Alexander Volkanovski training with this grappling wizard to prepare for Islam Makhachev

Alexander Volkanovski has been training with a grappling wizard to prepare for Islam Makhachev at UFC 284

At UFC 284, on February 11, current featherweight champion Alexander Volkanovski will make his UFC lightweight debut to challenge current lightweight champion Islam Makhachev for a second title. This fight has the potential to determine the current pound-for-pound best fighter in the world.

The UFC lightweight championship fight was announced by the organization on Saturday. Australia’s capital city of Perth will host Volkanovski’s challenge. The UFC has not scheduled a fight between two active champions (including interim champions) since March 2021.

Alexander Volkanovski Grappling
JACKSONVILLE, FLORIDA – APRIL 09: Alexander Volkanovski of Australia reacts after defeating Chan Sung Jung of South Korea in the featherweight title bout during the UFC 273 event at VyStar Veterans Memorial Arena on April 09, 2022 in Jacksonville, Florida. (Photo by James Gilbert/Getty Images)

There is little doubt that at 155 pounds, Makhachev’s ground game is unmatched, and the latest submission victory over record-holder Charles Oliveira is a testament to that. Volkanovski is training with world-renowned No-Gi Jiu-Jitsu practitioner Craig Jones to neutralize that advantage.

Australian Craig Jones holds a black belt in Brazilian jiu-jitsu and competes at a high level in some of the most elite grappling tournaments in the world. Jones holds three Polaris Pro Grappling titles and two silver medals from the ADCC Submission Wrestling World Championships in addition to his IBJJF world No-Gi Brazilian jiu-jitsu championship.

Makhachev is a master of clinch and body locks. He has a wide array of skills in his arsenal and does not use the usual single or double leg to takedown his opponents. The Dagestani realized that Oliveira is dangerous with his guillotine choke attempts. Had he entered his realm with single or double leg attempts, ‘Do Bronx’ would have wrapped his neck. Instead, Makhachev used body locks to take him down and it was in fact his striking that helped him win the fight.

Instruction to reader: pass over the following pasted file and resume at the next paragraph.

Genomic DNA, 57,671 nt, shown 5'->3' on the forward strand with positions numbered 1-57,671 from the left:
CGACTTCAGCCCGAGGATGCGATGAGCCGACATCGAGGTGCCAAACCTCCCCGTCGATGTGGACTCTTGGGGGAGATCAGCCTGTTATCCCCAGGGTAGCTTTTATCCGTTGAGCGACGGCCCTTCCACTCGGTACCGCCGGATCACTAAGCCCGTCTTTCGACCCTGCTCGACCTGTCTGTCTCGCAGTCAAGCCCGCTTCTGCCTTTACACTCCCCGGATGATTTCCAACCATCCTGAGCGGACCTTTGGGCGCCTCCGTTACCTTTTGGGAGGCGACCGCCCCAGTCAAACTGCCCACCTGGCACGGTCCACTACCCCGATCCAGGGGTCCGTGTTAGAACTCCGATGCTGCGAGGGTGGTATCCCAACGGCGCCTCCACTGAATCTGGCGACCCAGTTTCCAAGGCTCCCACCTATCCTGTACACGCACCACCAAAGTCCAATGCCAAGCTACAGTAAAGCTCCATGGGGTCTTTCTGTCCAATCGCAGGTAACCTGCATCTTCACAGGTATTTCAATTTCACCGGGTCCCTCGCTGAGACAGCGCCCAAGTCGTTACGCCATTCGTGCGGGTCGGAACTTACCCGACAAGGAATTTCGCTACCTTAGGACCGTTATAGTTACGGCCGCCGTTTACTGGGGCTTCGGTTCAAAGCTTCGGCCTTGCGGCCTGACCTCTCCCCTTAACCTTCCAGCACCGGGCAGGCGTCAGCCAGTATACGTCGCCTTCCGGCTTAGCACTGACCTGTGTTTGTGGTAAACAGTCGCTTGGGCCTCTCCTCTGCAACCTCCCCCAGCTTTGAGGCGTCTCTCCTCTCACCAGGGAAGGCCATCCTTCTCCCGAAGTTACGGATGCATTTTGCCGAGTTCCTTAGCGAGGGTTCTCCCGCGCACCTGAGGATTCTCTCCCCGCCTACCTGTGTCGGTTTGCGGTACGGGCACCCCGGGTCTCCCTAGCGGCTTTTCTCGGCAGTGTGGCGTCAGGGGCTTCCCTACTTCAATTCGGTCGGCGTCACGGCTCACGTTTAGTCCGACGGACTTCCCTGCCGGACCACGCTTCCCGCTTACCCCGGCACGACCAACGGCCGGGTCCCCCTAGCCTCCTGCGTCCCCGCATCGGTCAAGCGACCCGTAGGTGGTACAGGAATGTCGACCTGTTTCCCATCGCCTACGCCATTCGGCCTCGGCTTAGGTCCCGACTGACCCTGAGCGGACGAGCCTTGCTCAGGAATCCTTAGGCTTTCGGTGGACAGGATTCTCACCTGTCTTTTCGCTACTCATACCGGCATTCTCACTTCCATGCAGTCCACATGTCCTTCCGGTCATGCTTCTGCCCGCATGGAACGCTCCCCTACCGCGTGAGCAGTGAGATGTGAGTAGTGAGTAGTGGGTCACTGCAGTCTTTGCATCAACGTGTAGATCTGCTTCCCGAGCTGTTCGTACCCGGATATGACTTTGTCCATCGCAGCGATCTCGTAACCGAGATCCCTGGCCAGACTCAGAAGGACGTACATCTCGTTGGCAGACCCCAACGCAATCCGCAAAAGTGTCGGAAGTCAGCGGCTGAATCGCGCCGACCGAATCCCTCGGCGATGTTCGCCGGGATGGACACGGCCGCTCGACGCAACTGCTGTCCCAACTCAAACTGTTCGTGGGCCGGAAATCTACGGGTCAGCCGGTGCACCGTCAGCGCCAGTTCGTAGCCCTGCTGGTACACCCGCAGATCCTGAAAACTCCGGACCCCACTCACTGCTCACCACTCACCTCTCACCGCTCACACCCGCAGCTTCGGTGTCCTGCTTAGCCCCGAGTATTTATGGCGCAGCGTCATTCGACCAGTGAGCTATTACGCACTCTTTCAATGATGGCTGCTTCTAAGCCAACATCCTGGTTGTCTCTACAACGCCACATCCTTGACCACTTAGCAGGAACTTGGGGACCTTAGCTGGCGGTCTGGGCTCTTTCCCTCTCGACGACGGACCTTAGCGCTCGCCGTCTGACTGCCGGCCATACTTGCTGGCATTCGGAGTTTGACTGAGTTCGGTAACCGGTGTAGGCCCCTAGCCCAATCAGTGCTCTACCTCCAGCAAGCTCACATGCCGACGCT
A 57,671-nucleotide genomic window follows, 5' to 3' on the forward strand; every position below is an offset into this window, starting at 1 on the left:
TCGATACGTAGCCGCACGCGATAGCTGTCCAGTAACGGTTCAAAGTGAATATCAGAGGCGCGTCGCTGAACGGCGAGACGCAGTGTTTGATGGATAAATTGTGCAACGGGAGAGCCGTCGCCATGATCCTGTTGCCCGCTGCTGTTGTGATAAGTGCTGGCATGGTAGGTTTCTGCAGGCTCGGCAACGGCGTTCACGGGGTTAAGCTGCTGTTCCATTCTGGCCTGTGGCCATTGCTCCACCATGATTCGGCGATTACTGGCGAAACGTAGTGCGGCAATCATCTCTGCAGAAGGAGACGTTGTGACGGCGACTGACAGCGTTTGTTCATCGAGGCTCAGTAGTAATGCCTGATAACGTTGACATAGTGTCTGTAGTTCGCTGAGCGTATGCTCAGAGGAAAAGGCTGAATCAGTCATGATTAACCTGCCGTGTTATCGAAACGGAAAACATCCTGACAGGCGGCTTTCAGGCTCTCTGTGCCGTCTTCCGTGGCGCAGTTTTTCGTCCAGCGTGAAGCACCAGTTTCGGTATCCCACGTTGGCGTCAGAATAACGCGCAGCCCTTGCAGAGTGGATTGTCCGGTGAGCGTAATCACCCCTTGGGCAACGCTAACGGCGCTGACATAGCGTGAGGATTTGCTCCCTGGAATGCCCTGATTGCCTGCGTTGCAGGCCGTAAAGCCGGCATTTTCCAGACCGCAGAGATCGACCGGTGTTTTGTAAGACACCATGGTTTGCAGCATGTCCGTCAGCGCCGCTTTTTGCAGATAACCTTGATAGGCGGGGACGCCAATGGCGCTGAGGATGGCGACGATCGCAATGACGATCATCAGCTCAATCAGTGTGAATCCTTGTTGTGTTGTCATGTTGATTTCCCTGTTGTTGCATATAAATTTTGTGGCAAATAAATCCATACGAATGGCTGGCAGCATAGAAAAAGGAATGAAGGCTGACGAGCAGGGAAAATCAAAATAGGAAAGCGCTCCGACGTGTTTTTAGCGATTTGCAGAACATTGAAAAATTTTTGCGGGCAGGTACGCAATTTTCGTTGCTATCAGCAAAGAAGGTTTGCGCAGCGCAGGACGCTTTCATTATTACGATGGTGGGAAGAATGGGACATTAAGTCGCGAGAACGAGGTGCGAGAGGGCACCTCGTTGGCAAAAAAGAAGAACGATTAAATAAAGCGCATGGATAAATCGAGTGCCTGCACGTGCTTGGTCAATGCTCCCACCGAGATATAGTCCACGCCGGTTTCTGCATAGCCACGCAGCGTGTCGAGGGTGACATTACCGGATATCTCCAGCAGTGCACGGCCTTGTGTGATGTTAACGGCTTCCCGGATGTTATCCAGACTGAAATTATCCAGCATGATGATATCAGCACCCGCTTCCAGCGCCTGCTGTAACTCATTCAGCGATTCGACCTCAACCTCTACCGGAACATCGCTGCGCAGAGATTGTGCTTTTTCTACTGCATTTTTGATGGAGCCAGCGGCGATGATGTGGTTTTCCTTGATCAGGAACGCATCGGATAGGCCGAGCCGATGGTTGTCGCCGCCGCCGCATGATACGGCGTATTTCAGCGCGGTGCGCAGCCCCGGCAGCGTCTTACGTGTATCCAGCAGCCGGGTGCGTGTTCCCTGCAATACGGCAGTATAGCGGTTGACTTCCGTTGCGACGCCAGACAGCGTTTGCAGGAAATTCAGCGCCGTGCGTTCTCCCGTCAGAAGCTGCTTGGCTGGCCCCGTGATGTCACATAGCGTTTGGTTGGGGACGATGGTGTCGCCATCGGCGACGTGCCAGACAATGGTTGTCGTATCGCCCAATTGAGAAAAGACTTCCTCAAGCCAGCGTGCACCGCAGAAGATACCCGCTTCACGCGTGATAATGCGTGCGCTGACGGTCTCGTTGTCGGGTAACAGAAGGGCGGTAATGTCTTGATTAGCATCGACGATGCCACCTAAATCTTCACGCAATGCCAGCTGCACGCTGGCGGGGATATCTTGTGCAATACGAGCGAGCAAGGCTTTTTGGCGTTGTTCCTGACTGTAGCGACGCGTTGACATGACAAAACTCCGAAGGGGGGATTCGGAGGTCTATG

All of these combined prompted Volkanovski to train for the fight under the watchful eye of a grappling wizard. Jones has an impressive record of RNC finishes, but he is also extremely proficient with his leg lock system, as evidenced by a large number of heel hooks in his BJJ portfolio. A number of notable fighters, including current UFC welterweight Gilbert Burns, UFC legend Dennis Hallman, former Strikeforce middleweight champion Jake Shields, and the late Anthony “Rumble” Johnson, have fallen victim to his wicked heel hook.

Craig Jones is impressed by Islam Makhachev’s grappling skills

Islam Makhachev and Alexander Volkanovski are set to headline UFC 284 next year in Perth, Australia. The fight card is already shaping up well, with many interesting contests already being booked for the February 11 pay-per-view event.

Makhachev had to defeat Charles Oliveira, the promotion’s greatest submission threat of all time to capture the UFC lightweight gold. Fans thought Makhachev would be the one to get submitted in this much-anticipated bout, but it was the Dagestani who ended things with an arm-triangle choke in the second round.

Speaking with @Sa_Gwang on Twitter, Jones heaped praises on Makhachev while also siding with the Dagestani on his comments that a lot of fighters should be stripped off their grappling black belts:

“I honestly agree when Makhachev says a lot of people deserve to have their black belts taken away. I kind of agree with that. I think what those guys are doing is sort of superior to what we’ve been doing for a long time. Cause we build an entire sport around conceding bottom position. I’m not one of those guys that says we should grapple with people who are striking us, but I believe we should grapple as if the top guy knows how to pass and pin,” he added. “A lot of guys don’t mind being on bottom because they’ve never rolled with a guy that knows how to pass guard or pin someone. So, they don’t know how fatiguing and horrible it is.”

Furthermore he added:

“Everyone thinks they’re good at guard until they come across a guy that really can pass well,” Jones said. “And then suddenly they think, ‘S—t. I’d rather be standing, I’d rather be on top.’ But they don’t know to get there and if they do they don’t know how to hold someone down. I think Makhachev’s grappling is superior to what a lot of the traditional jiu-jitsu guys do,” he continued. “Cause they don’t know how to hold someone down. They have no idea how to do it. So, we really gotta reverse engineer what Makhachev’s doing, which I’ve been trying to do on top, and then I’m trying to teach these guys how to do it so I can practice doing it on bottom.”

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